Conduct Research on the Employer, Hiring Manager, Job Opportunity
Success in a job interview starts with a solid foundation of knowledge on the job-seeker’s part. You should understand the employer, the requirements of the job, and the background of the person (or people) interviewing you. The more research you conduct, the more you’ll understand the employer, and the better you’ll be able to answer interview questions (as well as ask insightful questions. Information sources include the organization’s Website and other published materials, search engines, research tools, and your network of contacts.
Review Common Interview Questions and Prepare Responses
Another key to interview success is preparing responses to expected interview questions. First, inquire as to the type of interview to expect (which you can do by asking your contact person at the organization). Your goal is composing detailed yet concise responses, focusing on specific examples and accomplishments.
Dress for Success
Plan out a wardrobe that fits the organization and its culture, striving for the most professional appearance you can accomplish. Remember that it’s always better to be overdressed than under — and to wear clothing that fits and is clean and pressed. Keep accessories and jewelry to a minimum.
Arrive on Time for the Interview — and Prepared for Success
There is no excuse for ever arriving late for an interview — other than some sort of disaster. Strive to arrive about 15 minutes before your scheduled interview to complete additional paperwork and allow yourself time to get settled. Arriving a bit early is also a chance to observe the dynamics of the workplace.
Make Good First Impressions — to Everyone You Encounter
A cardinal rule of interviewing: Be polite and offer warm greetings to everyone you meet — from parking attendant or receptionist to the hiring manager. When it’s time for the interview, keep in mind that first impressions — the ones interviewers make in the first few seconds of greeting you — can make or break an interview. Make a strong first impression by dressing well, arriving early, and when greeting your interviewer, stand, smile, make eye contact, and offer a firm (neither limp and nor bone-crushing) handshake. Remember that having a positive attitude and expressing enthusiasm for the job and employer are vital in the initial stages of the interview; studies show that hiring managers make critical decisions about job applicants in the first 20 minutes of the interview.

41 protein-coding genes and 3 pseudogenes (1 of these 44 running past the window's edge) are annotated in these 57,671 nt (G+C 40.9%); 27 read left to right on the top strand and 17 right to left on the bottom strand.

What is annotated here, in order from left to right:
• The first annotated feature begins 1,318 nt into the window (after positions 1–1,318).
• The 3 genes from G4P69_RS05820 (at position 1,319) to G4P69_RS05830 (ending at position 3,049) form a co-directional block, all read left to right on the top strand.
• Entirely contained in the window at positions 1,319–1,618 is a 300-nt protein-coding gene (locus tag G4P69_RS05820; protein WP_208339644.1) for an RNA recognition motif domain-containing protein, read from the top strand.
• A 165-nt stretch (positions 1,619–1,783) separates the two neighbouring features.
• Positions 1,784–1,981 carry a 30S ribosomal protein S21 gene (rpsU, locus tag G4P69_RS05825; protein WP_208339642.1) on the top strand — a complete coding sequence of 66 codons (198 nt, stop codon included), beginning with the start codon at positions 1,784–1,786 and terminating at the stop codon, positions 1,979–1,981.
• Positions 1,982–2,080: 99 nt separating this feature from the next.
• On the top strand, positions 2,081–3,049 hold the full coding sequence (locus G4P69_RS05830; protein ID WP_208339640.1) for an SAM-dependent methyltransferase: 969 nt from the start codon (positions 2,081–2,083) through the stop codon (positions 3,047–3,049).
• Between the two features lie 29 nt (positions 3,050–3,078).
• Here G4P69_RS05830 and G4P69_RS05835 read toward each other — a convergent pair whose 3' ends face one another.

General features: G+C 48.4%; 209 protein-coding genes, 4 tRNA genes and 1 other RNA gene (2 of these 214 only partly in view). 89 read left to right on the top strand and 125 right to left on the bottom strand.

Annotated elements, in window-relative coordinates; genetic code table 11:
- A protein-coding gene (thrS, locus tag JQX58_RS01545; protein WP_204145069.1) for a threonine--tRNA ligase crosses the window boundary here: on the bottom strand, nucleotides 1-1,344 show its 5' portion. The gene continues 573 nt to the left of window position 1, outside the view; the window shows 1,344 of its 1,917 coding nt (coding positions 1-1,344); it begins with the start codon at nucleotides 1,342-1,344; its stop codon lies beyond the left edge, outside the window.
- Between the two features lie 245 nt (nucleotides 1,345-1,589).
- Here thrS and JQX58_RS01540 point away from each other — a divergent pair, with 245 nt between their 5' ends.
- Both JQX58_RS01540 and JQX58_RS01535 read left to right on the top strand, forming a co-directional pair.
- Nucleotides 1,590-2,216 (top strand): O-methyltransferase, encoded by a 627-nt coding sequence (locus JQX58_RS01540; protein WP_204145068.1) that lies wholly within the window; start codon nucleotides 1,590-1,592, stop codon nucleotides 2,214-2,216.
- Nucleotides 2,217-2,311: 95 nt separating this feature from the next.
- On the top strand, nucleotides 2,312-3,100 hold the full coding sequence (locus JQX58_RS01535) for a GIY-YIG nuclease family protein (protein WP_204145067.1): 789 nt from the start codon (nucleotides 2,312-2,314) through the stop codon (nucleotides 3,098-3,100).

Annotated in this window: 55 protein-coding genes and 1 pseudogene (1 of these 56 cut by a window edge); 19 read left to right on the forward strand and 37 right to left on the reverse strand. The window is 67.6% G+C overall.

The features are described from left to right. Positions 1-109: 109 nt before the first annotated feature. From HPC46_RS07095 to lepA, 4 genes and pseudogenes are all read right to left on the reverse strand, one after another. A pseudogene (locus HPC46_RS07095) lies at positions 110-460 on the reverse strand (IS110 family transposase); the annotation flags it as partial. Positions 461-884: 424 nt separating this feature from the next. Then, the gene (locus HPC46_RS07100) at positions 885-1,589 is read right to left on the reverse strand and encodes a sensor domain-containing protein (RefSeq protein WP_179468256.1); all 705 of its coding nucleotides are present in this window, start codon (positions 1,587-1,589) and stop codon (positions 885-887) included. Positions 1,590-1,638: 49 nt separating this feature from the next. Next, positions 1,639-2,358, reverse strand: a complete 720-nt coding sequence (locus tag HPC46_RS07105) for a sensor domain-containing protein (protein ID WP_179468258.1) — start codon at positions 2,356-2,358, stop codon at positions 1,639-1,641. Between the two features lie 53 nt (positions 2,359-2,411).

Be Authentic, Upbeat, Focused, Confident, Candid, and Concise
Once the interview starts, the key to success is the quality and delivery of your responses. Your goal should always be authenticity, responding truthfully to interview questions. At the same time, your goal is to get to the next step, so you’ll want to provide focused responses that showcase your skills, experience, and fit — with the job and the employer.
Remember Body Language, Avoiding Bad Habits
While the content of your interview responses is paramount, poor body language can be a distraction at best — or a reason not to hire you at worst. Effective forms of body language: smiling, eye contact, solid posture, active listening, nodding. Detrimental forms of body language: slouching, looking off in the distance, playing with pen, fidgeting in chair, brushing back hair, touching face, chewing gum, mumbling.
Sell Yourself Throughout and then Close the Deal
An adage in interviewing says the most qualified applicant is not always the one who is hired — which means the hired candidate is often the job-seeker who does the best job in responding to interview questions and showcasing his or her fit with the job, department, and organization. Some liken the job interview to a sales call. You are the salesperson — and the product you are selling to the employer is your ability to fill the organization’s needs, solve its problems, propel its success. Finally, as the interview winds down, ask about the next steps in the process and the timetable the employer expects to use to make a decision about the position.
Thank Interviewer(s) in Person and by Email
As you have already seen from previous tips, common courtesy and politeness go far in interviewing; thus, the importance of thanking each person who interviews you should come as no surprise. Start the process while at the interview, thanking each person who interviewed you. Writing thank-you emails shortly after the interview will not get you the job offer, but doing so will certainly give you an edge over any of the other finalists who did not bother to send thank-you’s.